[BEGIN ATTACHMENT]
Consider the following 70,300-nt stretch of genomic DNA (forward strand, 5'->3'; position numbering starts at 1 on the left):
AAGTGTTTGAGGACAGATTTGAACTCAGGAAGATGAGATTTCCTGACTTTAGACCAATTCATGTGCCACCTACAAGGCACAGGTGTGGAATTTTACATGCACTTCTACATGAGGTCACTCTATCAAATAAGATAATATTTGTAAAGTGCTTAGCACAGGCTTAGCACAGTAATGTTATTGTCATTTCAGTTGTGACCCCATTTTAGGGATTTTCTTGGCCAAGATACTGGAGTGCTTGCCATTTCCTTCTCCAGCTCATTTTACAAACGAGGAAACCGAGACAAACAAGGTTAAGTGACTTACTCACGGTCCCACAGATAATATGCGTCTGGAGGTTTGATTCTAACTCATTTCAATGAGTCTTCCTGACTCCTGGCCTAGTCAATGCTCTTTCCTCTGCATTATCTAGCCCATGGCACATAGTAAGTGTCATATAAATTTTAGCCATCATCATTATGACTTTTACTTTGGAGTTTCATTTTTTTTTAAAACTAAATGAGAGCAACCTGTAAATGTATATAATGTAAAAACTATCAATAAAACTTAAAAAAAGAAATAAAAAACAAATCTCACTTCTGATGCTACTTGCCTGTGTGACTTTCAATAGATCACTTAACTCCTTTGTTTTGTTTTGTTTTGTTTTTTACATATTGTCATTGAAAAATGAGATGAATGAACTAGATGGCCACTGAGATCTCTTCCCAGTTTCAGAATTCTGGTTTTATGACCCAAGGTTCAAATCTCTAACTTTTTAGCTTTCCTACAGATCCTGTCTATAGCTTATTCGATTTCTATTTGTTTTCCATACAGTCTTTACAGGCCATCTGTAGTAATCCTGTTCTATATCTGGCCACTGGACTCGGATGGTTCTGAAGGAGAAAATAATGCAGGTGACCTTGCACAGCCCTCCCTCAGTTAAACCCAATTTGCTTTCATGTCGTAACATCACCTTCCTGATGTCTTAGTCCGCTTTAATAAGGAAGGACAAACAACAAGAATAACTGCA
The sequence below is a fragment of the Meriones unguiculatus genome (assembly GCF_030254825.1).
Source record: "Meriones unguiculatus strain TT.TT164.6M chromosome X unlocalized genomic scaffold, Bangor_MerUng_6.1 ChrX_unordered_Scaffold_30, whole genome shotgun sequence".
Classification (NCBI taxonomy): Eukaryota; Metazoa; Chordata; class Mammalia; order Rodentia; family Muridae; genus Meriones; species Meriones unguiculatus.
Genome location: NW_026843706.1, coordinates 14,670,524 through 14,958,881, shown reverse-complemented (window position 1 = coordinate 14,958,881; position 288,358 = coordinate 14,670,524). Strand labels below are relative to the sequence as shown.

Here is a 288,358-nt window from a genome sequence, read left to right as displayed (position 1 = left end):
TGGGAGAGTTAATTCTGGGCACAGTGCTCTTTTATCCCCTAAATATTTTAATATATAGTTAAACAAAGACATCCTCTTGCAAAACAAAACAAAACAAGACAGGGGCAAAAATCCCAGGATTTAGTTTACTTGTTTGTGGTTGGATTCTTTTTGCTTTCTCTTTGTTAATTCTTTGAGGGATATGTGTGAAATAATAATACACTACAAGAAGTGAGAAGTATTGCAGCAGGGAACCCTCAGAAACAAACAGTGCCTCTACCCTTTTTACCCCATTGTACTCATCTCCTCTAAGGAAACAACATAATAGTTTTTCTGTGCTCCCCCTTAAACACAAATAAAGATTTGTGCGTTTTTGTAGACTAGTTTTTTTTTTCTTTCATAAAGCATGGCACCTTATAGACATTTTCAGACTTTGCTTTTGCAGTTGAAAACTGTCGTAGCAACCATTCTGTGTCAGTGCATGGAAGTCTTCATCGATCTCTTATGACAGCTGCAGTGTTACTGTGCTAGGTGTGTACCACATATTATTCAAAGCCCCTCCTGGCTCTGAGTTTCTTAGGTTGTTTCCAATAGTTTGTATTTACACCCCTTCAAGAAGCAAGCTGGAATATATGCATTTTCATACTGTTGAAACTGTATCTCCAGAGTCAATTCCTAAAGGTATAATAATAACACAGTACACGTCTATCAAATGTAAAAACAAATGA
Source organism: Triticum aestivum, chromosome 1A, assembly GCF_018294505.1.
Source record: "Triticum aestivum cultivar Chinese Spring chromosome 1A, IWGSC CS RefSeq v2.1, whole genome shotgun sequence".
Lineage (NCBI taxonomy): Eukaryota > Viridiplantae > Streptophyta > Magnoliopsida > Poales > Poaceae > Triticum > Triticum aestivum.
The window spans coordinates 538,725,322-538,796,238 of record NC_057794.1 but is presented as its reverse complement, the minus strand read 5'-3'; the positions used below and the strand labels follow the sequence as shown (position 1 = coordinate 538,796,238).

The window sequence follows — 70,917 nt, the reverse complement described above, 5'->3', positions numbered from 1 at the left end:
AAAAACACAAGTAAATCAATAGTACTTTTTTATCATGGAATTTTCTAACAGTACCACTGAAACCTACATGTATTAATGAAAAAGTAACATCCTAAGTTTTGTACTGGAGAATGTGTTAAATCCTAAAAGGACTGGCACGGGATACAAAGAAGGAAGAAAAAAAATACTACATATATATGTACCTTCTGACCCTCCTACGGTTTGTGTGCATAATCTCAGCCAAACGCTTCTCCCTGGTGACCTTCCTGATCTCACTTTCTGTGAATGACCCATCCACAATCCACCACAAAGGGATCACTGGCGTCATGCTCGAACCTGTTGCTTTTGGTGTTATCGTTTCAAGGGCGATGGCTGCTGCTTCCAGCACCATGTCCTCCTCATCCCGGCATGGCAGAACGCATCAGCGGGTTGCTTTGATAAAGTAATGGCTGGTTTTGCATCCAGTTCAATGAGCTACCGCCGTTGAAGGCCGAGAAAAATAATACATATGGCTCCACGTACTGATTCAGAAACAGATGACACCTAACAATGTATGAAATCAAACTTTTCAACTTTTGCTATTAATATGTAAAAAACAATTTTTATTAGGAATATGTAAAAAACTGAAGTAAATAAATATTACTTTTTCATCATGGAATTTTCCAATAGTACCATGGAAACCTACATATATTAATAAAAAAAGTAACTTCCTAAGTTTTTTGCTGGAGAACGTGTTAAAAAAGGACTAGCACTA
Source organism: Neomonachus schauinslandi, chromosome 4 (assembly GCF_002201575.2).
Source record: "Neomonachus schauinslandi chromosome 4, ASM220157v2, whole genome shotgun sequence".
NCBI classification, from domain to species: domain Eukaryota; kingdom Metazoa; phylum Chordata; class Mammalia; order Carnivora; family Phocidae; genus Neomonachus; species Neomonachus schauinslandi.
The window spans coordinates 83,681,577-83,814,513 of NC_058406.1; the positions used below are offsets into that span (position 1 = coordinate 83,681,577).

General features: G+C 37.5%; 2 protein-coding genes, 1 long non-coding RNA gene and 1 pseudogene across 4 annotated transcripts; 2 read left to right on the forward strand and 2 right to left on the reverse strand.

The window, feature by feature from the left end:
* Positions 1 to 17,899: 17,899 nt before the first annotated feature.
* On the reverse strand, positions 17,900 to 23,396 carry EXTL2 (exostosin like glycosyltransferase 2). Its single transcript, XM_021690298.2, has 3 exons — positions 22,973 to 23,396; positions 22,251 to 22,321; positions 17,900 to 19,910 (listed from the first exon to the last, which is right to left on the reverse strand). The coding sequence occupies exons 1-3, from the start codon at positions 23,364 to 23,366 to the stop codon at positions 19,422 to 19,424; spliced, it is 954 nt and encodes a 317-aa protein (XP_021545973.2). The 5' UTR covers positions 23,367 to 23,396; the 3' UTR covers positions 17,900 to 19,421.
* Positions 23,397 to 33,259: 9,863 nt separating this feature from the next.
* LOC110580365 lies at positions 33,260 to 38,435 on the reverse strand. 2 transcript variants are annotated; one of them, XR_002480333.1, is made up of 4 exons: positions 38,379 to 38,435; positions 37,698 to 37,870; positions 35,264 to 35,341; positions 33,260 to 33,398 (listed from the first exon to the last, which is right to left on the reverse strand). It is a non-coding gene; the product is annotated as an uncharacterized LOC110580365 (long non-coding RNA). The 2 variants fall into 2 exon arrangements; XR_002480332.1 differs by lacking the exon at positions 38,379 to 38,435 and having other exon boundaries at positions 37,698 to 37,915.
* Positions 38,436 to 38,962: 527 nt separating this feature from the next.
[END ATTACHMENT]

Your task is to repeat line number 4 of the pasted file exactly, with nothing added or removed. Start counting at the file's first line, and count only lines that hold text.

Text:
Source record: "Meriones unguiculatus strain TT.TT164.6M chromosome X unlocalized genomic scaffold, Bangor_MerUng_6.1 ChrX_unordered_Scaffold_30, whole genome shotgun sequence".